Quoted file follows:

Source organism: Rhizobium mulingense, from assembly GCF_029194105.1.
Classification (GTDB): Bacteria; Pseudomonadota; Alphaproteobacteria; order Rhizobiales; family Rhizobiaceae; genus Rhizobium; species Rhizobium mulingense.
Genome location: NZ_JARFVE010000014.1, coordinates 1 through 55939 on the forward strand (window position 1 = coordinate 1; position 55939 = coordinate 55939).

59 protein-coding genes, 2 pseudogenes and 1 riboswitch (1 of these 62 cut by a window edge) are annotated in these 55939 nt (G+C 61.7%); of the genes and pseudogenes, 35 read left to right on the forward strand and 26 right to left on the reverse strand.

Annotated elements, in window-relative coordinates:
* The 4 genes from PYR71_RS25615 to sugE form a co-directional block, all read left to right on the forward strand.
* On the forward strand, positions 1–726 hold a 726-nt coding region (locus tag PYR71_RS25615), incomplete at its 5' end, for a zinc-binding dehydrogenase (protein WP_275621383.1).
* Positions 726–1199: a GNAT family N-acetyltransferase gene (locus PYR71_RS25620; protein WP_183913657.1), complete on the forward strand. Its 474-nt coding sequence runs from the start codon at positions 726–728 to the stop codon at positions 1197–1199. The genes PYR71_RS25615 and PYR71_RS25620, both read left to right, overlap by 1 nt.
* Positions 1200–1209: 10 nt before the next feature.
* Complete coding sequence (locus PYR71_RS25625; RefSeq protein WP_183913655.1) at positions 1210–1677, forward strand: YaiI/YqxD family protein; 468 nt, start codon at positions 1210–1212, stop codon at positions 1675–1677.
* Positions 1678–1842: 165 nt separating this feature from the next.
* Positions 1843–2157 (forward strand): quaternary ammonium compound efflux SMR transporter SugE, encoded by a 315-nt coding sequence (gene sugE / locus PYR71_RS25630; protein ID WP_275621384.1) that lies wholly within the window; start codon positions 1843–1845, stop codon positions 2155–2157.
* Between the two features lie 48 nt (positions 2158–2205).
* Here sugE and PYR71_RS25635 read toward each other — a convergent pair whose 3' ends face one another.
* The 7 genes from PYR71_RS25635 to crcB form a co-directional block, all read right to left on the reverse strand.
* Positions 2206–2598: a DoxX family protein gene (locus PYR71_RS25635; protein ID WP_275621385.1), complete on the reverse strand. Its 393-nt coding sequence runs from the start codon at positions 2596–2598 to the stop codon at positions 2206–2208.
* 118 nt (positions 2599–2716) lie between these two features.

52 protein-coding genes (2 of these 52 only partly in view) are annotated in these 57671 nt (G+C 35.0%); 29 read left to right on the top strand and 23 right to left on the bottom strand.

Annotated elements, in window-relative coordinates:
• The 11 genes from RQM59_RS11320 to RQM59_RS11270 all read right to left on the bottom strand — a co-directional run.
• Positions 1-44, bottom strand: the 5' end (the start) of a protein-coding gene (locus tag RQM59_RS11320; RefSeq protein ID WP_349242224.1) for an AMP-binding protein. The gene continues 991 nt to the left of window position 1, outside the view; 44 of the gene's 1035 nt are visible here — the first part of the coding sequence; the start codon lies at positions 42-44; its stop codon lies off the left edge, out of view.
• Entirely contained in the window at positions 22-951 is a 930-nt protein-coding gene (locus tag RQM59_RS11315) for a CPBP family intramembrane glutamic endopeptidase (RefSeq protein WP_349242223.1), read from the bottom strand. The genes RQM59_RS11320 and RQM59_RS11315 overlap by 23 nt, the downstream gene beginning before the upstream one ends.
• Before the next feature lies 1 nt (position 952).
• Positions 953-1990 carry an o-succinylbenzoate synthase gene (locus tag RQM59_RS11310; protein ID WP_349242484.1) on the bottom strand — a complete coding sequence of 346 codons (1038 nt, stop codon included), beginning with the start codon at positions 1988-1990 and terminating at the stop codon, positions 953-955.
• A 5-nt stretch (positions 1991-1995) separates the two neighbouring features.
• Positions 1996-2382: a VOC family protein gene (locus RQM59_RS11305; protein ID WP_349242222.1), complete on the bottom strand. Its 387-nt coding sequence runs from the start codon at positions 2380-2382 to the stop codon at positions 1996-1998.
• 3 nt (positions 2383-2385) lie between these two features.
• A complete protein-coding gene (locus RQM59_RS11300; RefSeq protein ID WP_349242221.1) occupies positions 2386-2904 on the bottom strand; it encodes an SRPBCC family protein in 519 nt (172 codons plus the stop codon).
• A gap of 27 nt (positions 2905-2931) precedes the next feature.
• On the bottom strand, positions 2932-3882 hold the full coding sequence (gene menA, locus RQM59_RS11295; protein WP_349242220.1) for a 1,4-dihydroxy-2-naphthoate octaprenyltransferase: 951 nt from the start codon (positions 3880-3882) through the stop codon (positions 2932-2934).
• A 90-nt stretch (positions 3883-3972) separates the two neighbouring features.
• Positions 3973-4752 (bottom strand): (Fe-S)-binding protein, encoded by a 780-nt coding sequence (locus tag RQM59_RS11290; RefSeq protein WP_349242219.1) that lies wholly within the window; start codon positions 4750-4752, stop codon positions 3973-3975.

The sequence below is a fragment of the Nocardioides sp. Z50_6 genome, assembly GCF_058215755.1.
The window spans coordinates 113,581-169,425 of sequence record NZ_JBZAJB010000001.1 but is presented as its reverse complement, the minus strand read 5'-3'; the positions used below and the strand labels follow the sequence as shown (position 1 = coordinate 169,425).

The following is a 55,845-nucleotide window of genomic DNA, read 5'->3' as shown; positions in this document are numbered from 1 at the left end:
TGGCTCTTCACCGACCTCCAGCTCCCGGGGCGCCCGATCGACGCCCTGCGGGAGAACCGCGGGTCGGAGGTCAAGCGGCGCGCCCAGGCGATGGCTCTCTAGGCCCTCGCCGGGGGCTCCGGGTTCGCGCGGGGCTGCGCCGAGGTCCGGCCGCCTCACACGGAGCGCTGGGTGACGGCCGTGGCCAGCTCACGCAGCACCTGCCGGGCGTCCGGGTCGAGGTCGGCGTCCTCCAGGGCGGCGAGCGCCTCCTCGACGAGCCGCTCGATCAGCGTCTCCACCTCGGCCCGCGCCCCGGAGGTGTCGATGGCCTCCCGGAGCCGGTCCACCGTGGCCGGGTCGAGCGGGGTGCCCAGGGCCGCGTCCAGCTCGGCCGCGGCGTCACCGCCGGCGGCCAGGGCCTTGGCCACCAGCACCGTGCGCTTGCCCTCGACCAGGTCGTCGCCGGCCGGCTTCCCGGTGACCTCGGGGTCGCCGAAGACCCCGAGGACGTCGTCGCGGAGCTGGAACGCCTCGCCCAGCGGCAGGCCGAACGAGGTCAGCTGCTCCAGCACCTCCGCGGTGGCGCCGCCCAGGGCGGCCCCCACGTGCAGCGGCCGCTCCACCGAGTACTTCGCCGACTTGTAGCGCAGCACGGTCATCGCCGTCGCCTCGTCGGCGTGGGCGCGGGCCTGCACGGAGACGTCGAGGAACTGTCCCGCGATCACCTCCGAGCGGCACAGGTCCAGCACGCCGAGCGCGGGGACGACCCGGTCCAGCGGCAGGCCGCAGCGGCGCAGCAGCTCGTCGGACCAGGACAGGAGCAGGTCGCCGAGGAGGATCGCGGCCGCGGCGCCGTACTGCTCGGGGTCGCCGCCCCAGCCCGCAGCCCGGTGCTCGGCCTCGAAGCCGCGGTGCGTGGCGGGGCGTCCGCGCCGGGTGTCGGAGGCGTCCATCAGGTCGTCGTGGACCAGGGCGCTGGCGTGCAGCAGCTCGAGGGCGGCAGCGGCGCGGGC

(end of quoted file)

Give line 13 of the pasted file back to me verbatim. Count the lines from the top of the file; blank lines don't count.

* Between the two features lie 48 nt (positions 2158–2205).